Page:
As the contexts in which communication occurs become more diverse, designers need to experience meta-disciplinary study as well as training deeply in specific disciplines. They must understand the social sciences and humanities in order to understand the content they are asked to communicate and they must understand how to work collaboratively with other knowledge and practice specialists.

    Expanded scope: scale and complexity of design problems

    Designers must address scale and complexity at the systems level, even when designing individual components, and meet the growing need for anticipation of problem and solution rather than solving known problems.

    Design problems are nested within increasingly complex social, technological and economic systems and address people who vary in their cognitive, physical and cultural behaviors and experiences. The role of the designer is to manage this complexity, to construct clear messages that reveal to people the diverse relationships that make up information contexts and to deliver sustainable communication products and practices to clients.

    Targeted messages: a narrow definition of audiences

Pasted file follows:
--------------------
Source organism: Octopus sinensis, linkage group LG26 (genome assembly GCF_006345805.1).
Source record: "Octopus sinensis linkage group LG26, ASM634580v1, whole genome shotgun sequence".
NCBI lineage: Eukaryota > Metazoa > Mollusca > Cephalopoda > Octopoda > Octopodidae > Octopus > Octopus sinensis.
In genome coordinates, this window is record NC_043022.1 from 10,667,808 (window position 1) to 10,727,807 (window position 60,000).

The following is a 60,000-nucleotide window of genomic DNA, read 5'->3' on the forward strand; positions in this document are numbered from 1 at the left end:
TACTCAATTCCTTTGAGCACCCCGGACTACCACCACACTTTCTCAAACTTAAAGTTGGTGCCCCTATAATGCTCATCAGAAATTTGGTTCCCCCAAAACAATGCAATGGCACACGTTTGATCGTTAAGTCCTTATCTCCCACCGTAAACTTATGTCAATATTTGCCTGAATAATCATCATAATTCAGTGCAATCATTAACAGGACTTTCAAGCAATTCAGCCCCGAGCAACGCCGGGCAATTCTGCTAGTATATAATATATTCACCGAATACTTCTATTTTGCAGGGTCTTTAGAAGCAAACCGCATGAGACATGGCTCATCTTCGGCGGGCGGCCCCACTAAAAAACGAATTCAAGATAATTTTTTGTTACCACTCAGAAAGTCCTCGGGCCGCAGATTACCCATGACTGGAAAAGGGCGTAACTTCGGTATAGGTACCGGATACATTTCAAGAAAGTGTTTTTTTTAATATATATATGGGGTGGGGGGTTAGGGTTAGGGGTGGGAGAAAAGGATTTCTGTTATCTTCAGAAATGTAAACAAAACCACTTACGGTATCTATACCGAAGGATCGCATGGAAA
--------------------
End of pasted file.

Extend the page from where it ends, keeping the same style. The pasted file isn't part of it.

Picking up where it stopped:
Messaging will shift from mass communication to more narrow definitions of audiences (special interest design), requiring designers to understand both differences and likenesses in audiences and the growing need for reconciliation of tension between globalization and cultural identity.

    The most effective means of communicating has shifted from broad messages for large audiences to narrowly targeted messages for specific audiences. This is the result of both media capabilities (in terms of narrow-casting and mass customization of messages) and also global dynamics. This trend demands a better understanding of a variety of cultures, the value of ethnographic research, a sensitivity toward cultural perspectives, and empathy.

    Break through: an attention economy

    Attention is the scarce resource in the information age, and the attention economy involves communication design, information design, experience design and service design.

    The trend toward an “attention economy” encourages discussion of what is currently driving clients’ conception of form, the attraction of business to design and the problems of designing for a market that values the short term “grab”.

    Sharing experiences: a co-creation model

    Designers must change their idea of customers/users to co-creators (mass customization) to coincide with the rise in transparency of personal and professional lives (social networking, blogging, etc.).